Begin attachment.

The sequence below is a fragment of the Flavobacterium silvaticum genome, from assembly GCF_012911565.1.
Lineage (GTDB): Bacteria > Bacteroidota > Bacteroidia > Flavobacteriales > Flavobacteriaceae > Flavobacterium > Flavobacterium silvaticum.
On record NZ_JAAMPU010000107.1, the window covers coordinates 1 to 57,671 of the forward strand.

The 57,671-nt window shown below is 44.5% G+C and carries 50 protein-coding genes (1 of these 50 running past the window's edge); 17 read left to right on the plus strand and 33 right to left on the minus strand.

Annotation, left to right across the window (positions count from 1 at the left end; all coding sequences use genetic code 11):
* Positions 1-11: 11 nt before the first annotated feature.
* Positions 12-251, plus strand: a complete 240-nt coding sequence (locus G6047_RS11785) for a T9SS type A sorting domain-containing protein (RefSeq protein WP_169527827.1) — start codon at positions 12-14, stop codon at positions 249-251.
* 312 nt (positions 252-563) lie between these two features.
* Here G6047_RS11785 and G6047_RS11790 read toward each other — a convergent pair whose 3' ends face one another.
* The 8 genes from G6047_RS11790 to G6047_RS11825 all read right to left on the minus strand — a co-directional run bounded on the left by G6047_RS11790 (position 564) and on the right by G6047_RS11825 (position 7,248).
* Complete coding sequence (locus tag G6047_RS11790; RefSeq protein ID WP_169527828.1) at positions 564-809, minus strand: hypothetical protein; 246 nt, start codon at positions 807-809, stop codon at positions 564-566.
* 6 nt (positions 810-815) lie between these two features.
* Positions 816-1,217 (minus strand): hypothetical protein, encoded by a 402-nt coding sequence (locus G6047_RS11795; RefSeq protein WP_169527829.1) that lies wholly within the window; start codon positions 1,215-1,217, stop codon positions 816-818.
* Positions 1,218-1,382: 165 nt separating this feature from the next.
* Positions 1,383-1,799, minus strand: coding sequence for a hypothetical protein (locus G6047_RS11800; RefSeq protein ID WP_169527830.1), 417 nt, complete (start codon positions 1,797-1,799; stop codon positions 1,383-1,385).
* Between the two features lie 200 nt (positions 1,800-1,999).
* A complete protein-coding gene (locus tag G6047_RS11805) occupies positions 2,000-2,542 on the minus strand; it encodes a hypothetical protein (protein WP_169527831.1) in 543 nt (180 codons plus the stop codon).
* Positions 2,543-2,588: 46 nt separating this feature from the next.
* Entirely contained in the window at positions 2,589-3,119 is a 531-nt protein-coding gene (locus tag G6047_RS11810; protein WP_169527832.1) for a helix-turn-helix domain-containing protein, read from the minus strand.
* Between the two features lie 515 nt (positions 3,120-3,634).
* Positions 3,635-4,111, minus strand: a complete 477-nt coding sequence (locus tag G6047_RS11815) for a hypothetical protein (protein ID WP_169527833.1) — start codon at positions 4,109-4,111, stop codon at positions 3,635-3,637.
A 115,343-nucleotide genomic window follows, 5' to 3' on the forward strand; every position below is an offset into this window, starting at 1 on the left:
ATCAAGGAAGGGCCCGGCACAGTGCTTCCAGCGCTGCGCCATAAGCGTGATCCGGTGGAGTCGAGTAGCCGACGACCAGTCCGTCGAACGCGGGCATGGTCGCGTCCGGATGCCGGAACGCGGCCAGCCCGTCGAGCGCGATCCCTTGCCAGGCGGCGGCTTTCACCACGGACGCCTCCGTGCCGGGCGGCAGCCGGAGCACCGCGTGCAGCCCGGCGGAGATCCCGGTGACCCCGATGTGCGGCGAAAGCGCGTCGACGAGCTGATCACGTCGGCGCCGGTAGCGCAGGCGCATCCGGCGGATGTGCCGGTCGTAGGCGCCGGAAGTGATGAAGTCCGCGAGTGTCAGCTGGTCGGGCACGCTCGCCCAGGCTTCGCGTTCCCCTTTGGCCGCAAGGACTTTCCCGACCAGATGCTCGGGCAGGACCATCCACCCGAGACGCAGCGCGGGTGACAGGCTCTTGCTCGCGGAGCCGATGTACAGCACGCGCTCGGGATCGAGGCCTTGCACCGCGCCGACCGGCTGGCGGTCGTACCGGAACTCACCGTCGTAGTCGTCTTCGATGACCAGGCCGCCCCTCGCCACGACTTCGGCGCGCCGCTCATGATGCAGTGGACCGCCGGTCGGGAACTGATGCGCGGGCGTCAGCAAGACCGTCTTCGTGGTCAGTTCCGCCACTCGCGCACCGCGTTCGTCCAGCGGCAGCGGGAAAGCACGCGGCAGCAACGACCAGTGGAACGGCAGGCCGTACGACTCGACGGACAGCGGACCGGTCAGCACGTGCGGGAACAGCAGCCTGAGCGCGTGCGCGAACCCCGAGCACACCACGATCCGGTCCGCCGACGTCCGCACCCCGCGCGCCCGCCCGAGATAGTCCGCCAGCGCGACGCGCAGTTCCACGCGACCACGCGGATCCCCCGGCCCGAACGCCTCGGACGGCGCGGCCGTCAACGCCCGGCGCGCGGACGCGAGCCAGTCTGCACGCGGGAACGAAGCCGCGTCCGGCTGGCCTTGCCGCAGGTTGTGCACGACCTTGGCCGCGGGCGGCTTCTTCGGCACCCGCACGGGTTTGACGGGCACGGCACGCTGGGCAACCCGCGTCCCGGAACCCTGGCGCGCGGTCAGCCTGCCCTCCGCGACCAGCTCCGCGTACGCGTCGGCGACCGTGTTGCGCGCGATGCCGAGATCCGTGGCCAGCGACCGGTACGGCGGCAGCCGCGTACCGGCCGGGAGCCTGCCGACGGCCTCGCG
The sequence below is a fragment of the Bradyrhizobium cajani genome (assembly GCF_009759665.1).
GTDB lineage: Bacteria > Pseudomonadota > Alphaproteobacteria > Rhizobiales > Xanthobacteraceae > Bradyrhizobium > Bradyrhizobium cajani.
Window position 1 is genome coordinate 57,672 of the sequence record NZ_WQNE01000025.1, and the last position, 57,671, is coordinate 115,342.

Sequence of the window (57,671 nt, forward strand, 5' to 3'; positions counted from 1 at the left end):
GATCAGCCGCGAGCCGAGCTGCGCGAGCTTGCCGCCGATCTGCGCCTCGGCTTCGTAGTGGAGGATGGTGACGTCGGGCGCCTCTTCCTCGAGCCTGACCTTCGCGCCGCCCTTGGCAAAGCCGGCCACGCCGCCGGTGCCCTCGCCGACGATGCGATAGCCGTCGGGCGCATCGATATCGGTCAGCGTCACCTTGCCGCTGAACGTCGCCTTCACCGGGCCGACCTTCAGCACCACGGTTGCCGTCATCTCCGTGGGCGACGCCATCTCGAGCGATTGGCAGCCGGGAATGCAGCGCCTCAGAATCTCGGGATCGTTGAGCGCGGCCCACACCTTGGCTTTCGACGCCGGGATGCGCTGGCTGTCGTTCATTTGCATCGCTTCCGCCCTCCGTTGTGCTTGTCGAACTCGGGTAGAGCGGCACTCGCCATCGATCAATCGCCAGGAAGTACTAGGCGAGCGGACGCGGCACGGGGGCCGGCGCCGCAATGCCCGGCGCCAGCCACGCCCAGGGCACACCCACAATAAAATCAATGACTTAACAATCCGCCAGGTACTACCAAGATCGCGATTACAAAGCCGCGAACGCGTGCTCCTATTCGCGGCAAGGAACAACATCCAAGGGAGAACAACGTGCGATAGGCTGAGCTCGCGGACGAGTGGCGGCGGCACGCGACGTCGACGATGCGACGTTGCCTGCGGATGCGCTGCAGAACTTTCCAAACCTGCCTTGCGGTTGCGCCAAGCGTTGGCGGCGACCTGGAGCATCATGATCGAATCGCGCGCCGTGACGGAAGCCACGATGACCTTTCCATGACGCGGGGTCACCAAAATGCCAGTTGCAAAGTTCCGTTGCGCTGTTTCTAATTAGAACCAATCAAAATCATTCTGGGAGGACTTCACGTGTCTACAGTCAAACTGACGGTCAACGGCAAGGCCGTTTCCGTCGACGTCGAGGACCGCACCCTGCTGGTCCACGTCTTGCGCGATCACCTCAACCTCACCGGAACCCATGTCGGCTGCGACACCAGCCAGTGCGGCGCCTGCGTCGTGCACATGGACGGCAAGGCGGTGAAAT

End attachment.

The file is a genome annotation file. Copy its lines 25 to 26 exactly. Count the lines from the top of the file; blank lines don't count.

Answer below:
GTDB lineage: Bacteria > Pseudomonadota > Alphaproteobacteria > Rhizobiales > Xanthobacteraceae > Bradyrhizobium > Bradyrhizobium cajani.
Window position 1 is genome coordinate 57,672 of the sequence record NZ_WQNE01000025.1, and the last position, 57,671, is coordinate 115,342.